It now seems like a natural rite of summer — open-air classical music festivals where audiences can hear great music while picnicking under the stars. But 75 years ago, when the Boston Symphony first performed on a former estate called Tanglewood in the Berkshire Mountains of Western Massachusetts, it was a novel idea.
Originally published on Mon August 20, 2012 3:05 pm
Three-time Grammy award-winning singer-songwriter Shawn Colvin is a contemporary folk legend. Colvin started playing guitar at the age 10 and went on to cut her teeth on the folk circuits of Illinois and San Francisco before moving on to the Fast Folk cooperative of Greenwich Village in New York City. During her solo music career, Colvin has appeared in off-Broadway shows and episodes of television shows such as The Simpsons and Treme.
For Dave Samuels, the love of his first two instruments — the drums and then the piano — naturally led him to the vibraphone. Samuels' gift for evocative melody and his rhythmic versatility make him one of the leading mallet players of his generation, empowering him to swing from the classic-cool sounds of Stan Getz and Gerry Mulligan to the contemporary rhythms of The Yellowjackets, Spyro Gyra and his Caribbean Jazz Project.
On July 20, 1958, at Tanglewood — the summer home of the Boston Symphony Orchestra — pianist Leon Fleisher played an electrifying Brahms First Piano Concerto with the orchestra under its former music director, Pierre Monteux. This remarkable teaming has not been heard since then.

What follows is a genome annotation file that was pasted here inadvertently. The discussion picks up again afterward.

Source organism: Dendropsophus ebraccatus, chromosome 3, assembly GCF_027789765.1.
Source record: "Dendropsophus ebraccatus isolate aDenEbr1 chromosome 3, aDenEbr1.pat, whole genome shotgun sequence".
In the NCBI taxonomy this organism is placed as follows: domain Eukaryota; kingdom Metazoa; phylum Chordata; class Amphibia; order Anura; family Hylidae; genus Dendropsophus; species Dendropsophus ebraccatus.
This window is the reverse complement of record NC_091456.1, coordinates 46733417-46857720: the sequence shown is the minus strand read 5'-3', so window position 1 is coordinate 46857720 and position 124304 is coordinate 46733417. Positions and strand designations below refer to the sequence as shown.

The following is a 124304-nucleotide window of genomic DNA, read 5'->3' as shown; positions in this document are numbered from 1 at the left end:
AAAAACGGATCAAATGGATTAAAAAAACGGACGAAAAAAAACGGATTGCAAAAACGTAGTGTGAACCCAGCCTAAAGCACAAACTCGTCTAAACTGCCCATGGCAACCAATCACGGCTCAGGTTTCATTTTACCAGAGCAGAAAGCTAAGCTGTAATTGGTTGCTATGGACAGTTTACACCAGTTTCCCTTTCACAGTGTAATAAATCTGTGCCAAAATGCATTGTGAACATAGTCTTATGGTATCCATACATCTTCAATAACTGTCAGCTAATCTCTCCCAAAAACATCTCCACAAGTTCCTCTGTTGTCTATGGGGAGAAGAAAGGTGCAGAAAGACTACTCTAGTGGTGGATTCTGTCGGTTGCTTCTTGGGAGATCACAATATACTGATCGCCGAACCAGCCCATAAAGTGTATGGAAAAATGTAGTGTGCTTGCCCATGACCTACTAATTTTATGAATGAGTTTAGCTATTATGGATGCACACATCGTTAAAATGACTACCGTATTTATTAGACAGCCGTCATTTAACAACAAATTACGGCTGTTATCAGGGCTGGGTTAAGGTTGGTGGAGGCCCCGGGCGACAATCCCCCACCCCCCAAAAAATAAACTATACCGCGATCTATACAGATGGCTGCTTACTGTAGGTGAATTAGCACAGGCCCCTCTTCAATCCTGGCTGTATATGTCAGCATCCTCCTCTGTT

I rarely feel nervous before in-studio performances, but the June visit to KEXP by Will Oldham, a.k.a. Bonnie 'Prince' Billy, was an exception. Since emerging in his various "Palace" incarnations in the early 1990s, Oldham has been responsible for a dauntingly huge, rich, influential catalog of music. Yet Oldham acted so utterly at-home in our studio that I immediately relaxed and got lost in his playing.
Originally published on Thu August 16, 2012 11:53 am
Chicago-based music journalist Catalina Maria Johnson curates this 14th installment of World Cafe's "Latin Roots" music series. The bilingual and bicultural journalist is of half-Swedish and half-Mexican descent, and grew up in two different cities with the name St. Louis — one in Missouri, and the other, in San Luis Potosi, Mexico. She writes in Spanish and English for publications such as HOY, RevistaContratiempo, Gozamos and Nat Geo Music.
Los Angeles-based Mariachi El Bronx started out as a punk band called The Bronx, but that was before its members discovered a collective love for Mexican folk music. The group fell hard for mariachi, and when faced with playing an acoustic punk rock set for a TV show, they decided to fully embrace that new direction and start a Mexican-flavored side project.
Originally published on Tue September 18, 2012 4:15 pm
A week ago, Oliver Jones — the greatest living jazz musician in Canada — played his hometown Montreal International Jazz Festival, one of the world's largest. "Oliver Jones Plays Oliver Jones," read the bill. It was the first time, he said in a conversation earlier last week, that the pianist, now 77, would be playing strictly his own tunes for an entire set.